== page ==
Implications of Galilei-Invariance on a time-independent potential

I'm trying to compute a result shown in my classical mechanics lecture on my own. Namely, consider that a system composed of $$n$$ particles follows a law of force

$$m_k\ddot{\vec{x_k}} = \vec{F_k}(\vec{x_i};\dot{\vec{x_i}};t)$$, (1)

where we write $$i$$, but we are actually considering all positions and velocities of the system as arguments of $$F_k$$. Now, if the force can be written as a time-independent potential

$$F_k = \frac{\partial}{\partial \vec{x_k}}V(\vec{x_1},\dots, \vec{x_n})$$, (2)

we can write the Galilei invariance characterised by a rotation $$R$$ and a translation $$\vec{b}$$ as follows:

$$R\frac{\partial}{\partial \vec{x_k}}V(\vec{x_1},\dots, \vec{x_n}) = \frac{\partial}{\partial \vec{x_k'}}V(\vec{x_1'},\dots, \vec{x_n'})$$, (3)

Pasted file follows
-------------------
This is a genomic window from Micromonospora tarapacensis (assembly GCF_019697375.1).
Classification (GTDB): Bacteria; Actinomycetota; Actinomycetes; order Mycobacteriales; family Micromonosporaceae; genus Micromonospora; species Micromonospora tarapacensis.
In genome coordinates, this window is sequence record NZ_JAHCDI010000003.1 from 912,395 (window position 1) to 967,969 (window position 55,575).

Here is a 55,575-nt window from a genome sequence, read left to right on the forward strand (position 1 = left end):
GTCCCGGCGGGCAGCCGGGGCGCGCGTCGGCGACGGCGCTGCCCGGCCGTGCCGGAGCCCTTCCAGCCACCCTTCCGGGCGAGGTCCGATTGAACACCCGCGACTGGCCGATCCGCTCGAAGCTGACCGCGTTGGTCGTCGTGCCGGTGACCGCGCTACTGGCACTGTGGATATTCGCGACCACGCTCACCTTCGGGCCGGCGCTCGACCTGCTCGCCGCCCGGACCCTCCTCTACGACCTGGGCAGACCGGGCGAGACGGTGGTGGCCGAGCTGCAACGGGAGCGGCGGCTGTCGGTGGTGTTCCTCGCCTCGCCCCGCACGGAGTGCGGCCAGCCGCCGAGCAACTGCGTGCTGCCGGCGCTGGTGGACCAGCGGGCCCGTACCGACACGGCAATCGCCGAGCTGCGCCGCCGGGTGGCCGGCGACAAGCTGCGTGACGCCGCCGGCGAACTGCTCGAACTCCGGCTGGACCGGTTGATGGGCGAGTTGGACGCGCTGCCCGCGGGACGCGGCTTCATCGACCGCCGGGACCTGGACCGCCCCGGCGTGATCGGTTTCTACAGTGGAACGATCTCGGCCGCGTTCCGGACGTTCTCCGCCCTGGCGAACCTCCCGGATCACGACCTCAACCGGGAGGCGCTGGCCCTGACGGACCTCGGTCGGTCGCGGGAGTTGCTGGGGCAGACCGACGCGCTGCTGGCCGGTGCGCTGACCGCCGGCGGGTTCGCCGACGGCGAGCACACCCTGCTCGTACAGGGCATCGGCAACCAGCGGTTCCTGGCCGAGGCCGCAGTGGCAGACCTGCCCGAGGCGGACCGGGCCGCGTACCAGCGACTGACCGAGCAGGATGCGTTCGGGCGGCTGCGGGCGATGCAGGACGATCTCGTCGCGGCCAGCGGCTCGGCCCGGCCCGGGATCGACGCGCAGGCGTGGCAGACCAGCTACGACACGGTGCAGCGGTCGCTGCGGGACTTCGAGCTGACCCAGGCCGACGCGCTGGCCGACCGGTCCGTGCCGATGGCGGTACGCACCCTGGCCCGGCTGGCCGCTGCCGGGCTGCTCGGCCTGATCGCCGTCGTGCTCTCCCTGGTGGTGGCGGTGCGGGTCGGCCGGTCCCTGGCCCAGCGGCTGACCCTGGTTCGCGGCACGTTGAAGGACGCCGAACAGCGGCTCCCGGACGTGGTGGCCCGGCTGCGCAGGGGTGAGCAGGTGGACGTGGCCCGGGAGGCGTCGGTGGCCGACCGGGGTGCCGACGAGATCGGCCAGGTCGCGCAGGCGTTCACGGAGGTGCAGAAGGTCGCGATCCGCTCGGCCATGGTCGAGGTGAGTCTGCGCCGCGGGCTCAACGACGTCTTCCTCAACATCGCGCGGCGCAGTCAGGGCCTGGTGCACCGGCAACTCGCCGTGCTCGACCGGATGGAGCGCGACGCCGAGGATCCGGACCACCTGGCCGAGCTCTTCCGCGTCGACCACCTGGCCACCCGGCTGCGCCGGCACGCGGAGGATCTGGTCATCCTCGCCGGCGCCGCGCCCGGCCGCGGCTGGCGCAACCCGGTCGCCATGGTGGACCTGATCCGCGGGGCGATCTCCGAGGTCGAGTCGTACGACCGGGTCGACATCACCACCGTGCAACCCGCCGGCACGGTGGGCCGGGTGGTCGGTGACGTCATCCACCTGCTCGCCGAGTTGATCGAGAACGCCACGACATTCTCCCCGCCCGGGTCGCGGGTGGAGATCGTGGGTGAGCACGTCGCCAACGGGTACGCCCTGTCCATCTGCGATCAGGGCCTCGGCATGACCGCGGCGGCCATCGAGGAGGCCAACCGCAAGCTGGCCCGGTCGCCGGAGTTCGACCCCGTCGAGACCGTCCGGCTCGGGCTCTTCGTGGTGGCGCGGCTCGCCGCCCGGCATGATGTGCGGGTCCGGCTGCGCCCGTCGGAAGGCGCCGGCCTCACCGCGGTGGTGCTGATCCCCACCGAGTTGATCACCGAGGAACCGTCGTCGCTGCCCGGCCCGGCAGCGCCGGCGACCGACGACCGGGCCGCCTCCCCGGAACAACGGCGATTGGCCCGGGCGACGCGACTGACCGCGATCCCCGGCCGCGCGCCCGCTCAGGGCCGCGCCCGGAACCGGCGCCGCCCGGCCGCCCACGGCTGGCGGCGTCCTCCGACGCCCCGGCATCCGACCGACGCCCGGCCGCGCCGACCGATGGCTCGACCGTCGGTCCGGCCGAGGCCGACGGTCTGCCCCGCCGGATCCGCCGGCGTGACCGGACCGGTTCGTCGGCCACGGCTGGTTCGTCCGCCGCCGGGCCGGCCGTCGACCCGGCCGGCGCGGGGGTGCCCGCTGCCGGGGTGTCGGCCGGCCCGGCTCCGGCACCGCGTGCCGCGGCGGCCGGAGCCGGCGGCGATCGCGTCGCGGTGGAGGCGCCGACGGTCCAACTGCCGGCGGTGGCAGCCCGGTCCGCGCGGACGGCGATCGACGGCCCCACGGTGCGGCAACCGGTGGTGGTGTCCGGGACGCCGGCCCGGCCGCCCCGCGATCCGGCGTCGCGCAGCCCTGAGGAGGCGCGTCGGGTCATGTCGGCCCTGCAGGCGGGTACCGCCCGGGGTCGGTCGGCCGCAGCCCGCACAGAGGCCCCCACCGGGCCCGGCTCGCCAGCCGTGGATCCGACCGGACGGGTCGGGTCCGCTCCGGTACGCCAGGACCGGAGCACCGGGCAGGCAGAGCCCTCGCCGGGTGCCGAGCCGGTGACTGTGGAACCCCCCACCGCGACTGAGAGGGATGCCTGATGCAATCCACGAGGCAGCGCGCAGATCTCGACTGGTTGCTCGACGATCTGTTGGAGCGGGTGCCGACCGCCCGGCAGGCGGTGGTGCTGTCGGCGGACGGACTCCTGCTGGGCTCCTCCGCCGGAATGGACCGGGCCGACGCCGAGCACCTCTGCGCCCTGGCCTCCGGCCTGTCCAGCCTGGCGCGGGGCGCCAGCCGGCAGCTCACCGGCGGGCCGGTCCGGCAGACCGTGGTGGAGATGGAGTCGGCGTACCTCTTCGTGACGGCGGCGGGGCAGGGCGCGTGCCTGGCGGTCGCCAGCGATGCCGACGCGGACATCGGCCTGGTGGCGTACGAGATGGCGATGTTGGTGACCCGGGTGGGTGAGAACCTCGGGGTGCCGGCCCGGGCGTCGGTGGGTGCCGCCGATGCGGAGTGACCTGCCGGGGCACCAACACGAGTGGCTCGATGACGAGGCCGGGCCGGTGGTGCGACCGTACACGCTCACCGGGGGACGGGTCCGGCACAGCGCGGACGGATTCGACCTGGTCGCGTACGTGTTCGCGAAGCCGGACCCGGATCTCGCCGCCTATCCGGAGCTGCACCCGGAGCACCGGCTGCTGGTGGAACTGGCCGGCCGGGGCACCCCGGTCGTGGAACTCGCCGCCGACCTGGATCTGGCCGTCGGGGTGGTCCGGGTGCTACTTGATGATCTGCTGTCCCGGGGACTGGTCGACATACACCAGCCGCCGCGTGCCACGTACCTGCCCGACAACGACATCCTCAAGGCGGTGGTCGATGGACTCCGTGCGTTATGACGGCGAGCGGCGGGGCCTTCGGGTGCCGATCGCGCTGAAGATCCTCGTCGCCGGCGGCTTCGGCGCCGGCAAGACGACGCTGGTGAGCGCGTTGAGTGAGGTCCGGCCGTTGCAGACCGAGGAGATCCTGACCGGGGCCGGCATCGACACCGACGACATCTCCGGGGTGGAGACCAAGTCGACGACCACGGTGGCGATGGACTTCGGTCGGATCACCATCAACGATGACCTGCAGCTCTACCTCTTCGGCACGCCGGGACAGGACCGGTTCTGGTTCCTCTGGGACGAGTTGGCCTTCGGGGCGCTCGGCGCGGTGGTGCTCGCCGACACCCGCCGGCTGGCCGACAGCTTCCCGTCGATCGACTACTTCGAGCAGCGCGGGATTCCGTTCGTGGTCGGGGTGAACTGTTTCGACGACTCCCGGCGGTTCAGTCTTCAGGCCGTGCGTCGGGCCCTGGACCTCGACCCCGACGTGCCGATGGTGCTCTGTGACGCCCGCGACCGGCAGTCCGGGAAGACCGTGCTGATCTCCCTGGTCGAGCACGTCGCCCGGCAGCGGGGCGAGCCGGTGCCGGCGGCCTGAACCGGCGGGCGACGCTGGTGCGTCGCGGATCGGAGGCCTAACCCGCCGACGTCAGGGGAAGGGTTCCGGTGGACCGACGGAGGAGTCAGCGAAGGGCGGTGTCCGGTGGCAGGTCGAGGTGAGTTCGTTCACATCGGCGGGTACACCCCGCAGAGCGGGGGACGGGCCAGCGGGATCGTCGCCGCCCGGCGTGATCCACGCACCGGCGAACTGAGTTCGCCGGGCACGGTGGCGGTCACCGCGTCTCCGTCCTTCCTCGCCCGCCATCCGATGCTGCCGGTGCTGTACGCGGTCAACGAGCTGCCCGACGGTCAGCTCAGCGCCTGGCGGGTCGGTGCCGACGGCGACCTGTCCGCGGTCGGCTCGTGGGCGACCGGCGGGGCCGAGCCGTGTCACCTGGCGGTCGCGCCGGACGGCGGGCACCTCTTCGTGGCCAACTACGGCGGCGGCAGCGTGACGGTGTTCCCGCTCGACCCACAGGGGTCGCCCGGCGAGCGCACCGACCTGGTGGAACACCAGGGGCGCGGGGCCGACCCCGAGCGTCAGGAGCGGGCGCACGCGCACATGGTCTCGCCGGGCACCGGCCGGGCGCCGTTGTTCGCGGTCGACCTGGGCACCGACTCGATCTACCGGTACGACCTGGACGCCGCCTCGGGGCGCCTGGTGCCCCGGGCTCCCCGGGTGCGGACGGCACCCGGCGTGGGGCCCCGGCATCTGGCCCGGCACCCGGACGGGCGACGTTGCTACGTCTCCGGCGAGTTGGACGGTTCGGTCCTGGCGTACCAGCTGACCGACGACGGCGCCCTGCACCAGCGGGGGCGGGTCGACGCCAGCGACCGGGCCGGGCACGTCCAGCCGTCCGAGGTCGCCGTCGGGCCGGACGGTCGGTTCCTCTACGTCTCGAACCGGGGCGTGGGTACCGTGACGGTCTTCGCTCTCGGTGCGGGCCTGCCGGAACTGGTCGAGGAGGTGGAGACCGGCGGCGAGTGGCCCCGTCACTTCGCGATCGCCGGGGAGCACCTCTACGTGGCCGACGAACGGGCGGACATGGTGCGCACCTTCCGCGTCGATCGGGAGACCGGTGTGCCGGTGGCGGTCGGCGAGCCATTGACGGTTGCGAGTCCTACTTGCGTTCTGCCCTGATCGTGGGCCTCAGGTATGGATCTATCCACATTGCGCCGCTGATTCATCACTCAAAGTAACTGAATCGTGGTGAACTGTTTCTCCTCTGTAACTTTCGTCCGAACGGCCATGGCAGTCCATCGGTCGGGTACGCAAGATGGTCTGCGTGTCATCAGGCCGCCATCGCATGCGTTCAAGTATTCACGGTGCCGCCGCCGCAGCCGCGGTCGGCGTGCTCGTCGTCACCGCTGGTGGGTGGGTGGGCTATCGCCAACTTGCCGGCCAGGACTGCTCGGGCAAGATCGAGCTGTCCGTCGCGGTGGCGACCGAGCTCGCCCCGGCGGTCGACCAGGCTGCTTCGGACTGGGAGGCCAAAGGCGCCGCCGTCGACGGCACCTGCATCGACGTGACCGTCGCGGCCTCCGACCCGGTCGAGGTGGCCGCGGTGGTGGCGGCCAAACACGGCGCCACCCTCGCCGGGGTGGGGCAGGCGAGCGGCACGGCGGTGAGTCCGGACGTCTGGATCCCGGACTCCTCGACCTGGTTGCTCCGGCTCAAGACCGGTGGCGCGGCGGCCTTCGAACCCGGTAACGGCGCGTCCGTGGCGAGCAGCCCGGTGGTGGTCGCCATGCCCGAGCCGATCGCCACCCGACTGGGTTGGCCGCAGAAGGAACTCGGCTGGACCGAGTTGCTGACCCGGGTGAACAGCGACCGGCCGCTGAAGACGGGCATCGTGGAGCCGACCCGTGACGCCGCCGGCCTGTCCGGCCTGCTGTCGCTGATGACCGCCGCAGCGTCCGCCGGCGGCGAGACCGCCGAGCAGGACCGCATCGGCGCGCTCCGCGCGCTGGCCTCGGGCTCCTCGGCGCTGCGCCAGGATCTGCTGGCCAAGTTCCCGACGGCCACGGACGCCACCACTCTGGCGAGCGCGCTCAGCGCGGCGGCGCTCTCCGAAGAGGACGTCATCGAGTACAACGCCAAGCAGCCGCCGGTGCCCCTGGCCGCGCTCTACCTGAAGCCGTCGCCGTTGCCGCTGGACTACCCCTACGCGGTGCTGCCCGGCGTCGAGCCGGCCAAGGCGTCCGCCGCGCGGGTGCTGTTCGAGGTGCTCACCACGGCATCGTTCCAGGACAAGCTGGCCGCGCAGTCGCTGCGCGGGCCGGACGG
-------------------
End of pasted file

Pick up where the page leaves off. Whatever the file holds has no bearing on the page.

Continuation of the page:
where $$\vec{x_i'} = R\vec{x_i} + \vec{b}$$ is the Galilei-Transformation of $$\vec{x_i}$$. In my lecture, it was stated that because of this we can write:

$$V(\vec{x_1},\dots, \vec{x_n}) = V(\vec{x_1'},\dots, \vec{x_n'})$$. (4)

Now, I'm struggling to prove why (4) follows from (3). I tried using a naive chain rule on the inverse Galilei-transformation $$\vec{x_k'} \mapsto \vec{x_k}$$ but I always end up with:

$$R\frac{\partial}{\partial \vec{x_k}}V(\vec{x_1},\dots, \vec{x_n}) = R^T\frac{\partial}{\partial \vec{x_k}}V(\vec{x_1'},\dots, \vec{x_n'})$$. (5)

And I haven't yet found a way to imply (3) using (5). Now, I'm not sure if my calculations are right, or if I have missed something to prove that (3) follows from (5). I'd rather say that I've been misusing the chain rule.

The potential $$V$$ is a scalar quantity, so it is invariant under coordinate transformations. As for why 3 implies 4, I think you have to be more careful about how you're defining your gradient.